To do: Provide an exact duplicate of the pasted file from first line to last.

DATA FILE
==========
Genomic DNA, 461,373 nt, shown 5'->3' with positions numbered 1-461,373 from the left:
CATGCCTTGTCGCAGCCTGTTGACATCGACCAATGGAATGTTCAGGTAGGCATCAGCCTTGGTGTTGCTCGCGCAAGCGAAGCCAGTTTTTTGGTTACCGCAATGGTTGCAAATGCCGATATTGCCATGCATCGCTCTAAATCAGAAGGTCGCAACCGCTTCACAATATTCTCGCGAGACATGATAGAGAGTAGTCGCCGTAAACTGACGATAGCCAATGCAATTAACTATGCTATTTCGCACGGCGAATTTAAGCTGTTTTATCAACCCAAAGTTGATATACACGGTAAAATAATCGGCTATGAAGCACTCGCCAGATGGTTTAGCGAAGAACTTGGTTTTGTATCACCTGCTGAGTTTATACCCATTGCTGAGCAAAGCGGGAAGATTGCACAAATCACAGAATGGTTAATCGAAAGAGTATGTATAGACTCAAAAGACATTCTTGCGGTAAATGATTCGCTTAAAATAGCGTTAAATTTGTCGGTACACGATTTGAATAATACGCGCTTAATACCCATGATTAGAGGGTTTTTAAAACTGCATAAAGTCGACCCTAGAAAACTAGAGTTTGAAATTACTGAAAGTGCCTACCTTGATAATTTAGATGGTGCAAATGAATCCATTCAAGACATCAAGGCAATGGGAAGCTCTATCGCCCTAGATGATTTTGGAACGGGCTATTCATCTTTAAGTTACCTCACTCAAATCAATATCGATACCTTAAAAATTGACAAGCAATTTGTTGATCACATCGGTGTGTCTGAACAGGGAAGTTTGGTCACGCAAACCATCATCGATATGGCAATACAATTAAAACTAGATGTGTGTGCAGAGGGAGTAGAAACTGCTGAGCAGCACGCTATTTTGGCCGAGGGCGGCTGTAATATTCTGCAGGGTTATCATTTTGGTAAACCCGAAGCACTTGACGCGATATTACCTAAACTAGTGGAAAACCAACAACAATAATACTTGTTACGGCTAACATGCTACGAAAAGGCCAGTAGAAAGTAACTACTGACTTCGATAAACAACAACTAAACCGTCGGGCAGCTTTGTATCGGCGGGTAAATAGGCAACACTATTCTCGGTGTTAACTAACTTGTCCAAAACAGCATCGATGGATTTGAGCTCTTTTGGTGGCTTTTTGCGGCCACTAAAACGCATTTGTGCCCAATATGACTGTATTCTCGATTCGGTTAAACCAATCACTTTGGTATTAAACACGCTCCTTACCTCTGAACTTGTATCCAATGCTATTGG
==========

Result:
Genomic DNA, 461,373 nt, shown 5'->3' with positions numbered 1-461,373 from the left:
CATGCCTTGTCGCAGCCTGTTGACATCGACCAATGGAATGTTCAGGTAGGCATCAGCCTTGGTGTTGCTCGCGCAAGCGAAGCCAGTTTTTTGGTTACCGCAATGGTTGCAAATGCCGATATTGCCATGCATCGCTCTAAATCAGAAGGTCGCAACCGCTTCACAATATTCTCGCGAGACATGATAGAGAGTAGTCGCCGTAAACTGACGATAGCCAATGCAATTAACTATGCTATTTCGCACGGCGAATTTAAGCTGTTTTATCAACCCAAAGTTGATATACACGGTAAAATAATCGGCTATGAAGCACTCGCCAGATGGTTTAGCGAAGAACTTGGTTTTGTATCACCTGCTGAGTTTATACCCATTGCTGAGCAAAGCGGGAAGATTGCACAAATCACAGAATGGTTAATCGAAAGAGTATGTATAGACTCAAAAGACATTCTTGCGGTAAATGATTCGCTTAAAATAGCGTTAAATTTGTCGGTACACGATTTGAATAATACGCGCTTAATACCCATGATTAGAGGGTTTTTAAAACTGCATAAAGTCGACCCTAGAAAACTAGAGTTTGAAATTACTGAAAGTGCCTACCTTGATAATTTAGATGGTGCAAATGAATCCATTCAAGACATCAAGGCAATGGGAAGCTCTATCGCCCTAGATGATTTTGGAACGGGCTATTCATCTTTAAGTTACCTCACTCAAATCAATATCGATACCTTAAAAATTGACAAGCAATTTGTTGATCACATCGGTGTGTCTGAACAGGGAAGTTTGGTCACGCAAACCATCATCGATATGGCAATACAATTAAAACTAGATGTGTGTGCAGAGGGAGTAGAAACTGCTGAGCAGCACGCTATTTTGGCCGAGGGCGGCTGTAATATTCTGCAGGGTTATCATTTTGGTAAACCCGAAGCACTTGACGCGATATTACCTAAACTAGTGGAAAACCAACAACAATAATACTTGTTACGGCTAACATGCTACGAAAAGGCCAGTAGAAAGTAACTACTGACTTCGATAAACAACAACTAAACCGTCGGGCAGCTTTGTATCGGCGGGTAAATAGGCAACACTATTCTCGGTGTTAACTAACTTGTCCAAAACAGCATCGATGGATTTGAGCTCTTTTGGTGGCTTTTTGCGGCCACTAAAACGCATTTGTGCCCAATATGACTGTATTCTCGATTCGGTTAAACCAATCACTTTGGTATTAAACACGCTCCTTACCTCTGAACTTGTATCCAATGCTATTGG